The shareholder row at the media company Hollinger International, the owner of The Daily Telegraph, deepened yesterday as one investor went to court, demanding access to key records.
Cardinal Value Equity Partners, which owns about 1.5 million shares in Hollinger International, is hoping to get access to a raft of internal company documents. "They [the shareholder] want access to everything basically. They want to inspect books and records, everything, including board minutes," said one source.
The suit, which has been filed with the Delaware Chancery Court, is the latest blow for Hollinger International. Lord Black of Crossharbour, the company's head, and other executives have been lambasted for allegedly enriching themselves through a series of management fees.
The latest filing says Hollinger International has "not even attempted to fulfil its obligations" to produce records and documents demanded by shareholders. Cardinal Value Equity Partners has asked for all manner of documents - a list that takes up seven or eight pages of the filing. "It's a shotgun kind of request," said another source.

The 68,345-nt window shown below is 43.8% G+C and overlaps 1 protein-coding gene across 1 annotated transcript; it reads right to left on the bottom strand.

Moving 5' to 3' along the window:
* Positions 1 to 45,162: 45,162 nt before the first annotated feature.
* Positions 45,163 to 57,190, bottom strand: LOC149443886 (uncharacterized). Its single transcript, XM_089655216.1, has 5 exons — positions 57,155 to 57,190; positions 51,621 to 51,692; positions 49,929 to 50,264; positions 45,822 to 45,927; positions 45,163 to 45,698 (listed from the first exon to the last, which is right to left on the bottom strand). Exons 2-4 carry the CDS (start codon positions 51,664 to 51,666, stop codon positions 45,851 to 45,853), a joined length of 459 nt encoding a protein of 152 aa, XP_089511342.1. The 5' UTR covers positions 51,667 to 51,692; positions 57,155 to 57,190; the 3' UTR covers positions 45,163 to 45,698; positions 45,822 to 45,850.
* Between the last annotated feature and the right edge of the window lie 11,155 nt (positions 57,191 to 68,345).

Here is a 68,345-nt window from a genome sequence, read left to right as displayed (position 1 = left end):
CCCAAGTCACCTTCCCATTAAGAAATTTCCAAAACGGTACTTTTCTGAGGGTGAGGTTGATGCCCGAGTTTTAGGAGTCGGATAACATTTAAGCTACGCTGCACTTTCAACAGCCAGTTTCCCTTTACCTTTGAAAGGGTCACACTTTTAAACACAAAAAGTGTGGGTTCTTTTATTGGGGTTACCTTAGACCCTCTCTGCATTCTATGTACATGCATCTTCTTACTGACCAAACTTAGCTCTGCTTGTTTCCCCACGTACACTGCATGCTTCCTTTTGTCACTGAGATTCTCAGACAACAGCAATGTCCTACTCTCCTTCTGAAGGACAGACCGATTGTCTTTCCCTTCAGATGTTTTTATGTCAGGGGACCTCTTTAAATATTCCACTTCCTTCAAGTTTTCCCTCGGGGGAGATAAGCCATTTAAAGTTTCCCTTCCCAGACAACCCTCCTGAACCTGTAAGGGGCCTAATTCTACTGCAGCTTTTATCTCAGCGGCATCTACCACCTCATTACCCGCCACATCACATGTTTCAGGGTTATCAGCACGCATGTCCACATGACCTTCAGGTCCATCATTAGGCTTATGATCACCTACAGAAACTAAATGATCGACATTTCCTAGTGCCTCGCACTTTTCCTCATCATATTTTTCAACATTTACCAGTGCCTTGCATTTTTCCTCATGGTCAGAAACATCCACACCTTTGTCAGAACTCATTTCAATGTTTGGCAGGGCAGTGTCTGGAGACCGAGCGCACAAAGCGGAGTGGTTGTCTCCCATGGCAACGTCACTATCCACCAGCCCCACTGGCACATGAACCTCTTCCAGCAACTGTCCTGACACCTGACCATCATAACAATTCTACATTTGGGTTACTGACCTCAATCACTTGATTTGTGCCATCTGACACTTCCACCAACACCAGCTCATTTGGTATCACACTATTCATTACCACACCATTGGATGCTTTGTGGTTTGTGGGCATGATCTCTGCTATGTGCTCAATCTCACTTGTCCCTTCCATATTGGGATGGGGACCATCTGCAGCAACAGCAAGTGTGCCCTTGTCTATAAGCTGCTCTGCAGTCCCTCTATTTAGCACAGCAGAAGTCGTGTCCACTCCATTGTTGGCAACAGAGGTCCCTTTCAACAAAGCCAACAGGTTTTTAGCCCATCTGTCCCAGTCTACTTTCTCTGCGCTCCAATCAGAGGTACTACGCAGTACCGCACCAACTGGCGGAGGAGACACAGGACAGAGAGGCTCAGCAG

Only last month, another shareholder, Tweedy Browne, filed a suit alleging two new improper payments had been made to Lord Black and other directors.
The two latest concerns centred on the divestment of assets. The first deal concerned the sale of four Hollinger newspapers to Bradford Publishing, a company owned and controlled by Lord Black and fellow directors. The second was the divestment of most of Hollinger's Canadian newspapers to CanWest in the year 2000.
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